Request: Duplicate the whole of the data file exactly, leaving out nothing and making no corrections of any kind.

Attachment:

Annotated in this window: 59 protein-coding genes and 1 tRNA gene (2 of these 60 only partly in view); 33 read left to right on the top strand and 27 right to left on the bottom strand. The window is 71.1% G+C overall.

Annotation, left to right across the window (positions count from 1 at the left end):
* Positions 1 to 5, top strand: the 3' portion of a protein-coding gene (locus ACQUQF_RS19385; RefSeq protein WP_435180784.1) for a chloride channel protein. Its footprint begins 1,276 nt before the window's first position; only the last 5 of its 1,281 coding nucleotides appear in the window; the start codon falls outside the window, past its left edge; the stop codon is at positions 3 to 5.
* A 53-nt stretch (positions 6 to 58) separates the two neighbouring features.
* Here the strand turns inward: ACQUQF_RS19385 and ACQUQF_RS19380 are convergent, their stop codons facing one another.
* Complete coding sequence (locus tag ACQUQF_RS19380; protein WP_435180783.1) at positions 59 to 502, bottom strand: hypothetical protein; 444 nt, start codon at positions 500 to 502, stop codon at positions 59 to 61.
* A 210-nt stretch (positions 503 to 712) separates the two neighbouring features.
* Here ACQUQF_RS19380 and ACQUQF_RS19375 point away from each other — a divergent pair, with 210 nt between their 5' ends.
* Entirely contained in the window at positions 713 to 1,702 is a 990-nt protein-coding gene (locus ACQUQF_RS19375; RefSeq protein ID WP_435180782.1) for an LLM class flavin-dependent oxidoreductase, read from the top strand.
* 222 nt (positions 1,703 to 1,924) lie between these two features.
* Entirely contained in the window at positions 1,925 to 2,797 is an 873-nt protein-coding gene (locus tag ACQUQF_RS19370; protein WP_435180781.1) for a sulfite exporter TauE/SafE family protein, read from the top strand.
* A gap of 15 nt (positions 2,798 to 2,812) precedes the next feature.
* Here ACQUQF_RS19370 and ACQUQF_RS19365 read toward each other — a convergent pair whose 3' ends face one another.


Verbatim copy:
Annotated in this window: 59 protein-coding genes and 1 tRNA gene (2 of these 60 only partly in view); 33 read left to right on the top strand and 27 right to left on the bottom strand. The window is 71.1% G+C overall.

Annotation, left to right across the window (positions count from 1 at the left end):
* Positions 1 to 5, top strand: the 3' portion of a protein-coding gene (locus ACQUQF_RS19385; RefSeq protein WP_435180784.1) for a chloride channel protein. Its footprint begins 1,276 nt before the window's first position; only the last 5 of its 1,281 coding nucleotides appear in the window; the start codon falls outside the window, past its left edge; the stop codon is at positions 3 to 5.
* A 53-nt stretch (positions 6 to 58) separates the two neighbouring features.
* Here the strand turns inward: ACQUQF_RS19385 and ACQUQF_RS19380 are convergent, their stop codons facing one another.
* Complete coding sequence (locus tag ACQUQF_RS19380; protein WP_435180783.1) at positions 59 to 502, bottom strand: hypothetical protein; 444 nt, start codon at positions 500 to 502, stop codon at positions 59 to 61.
* A 210-nt stretch (positions 503 to 712) separates the two neighbouring features.
* Here ACQUQF_RS19380 and ACQUQF_RS19375 point away from each other — a divergent pair, with 210 nt between their 5' ends.
* Entirely contained in the window at positions 713 to 1,702 is a 990-nt protein-coding gene (locus ACQUQF_RS19375; RefSeq protein ID WP_435180782.1) for an LLM class flavin-dependent oxidoreductase, read from the top strand.
* 222 nt (positions 1,703 to 1,924) lie between these two features.
* Entirely contained in the window at positions 1,925 to 2,797 is an 873-nt protein-coding gene (locus tag ACQUQF_RS19370; protein WP_435180781.1) for a sulfite exporter TauE/SafE family protein, read from the top strand.
* A gap of 15 nt (positions 2,798 to 2,812) precedes the next feature.
* Here ACQUQF_RS19370 and ACQUQF_RS19365 read toward each other — a convergent pair whose 3' ends face one another.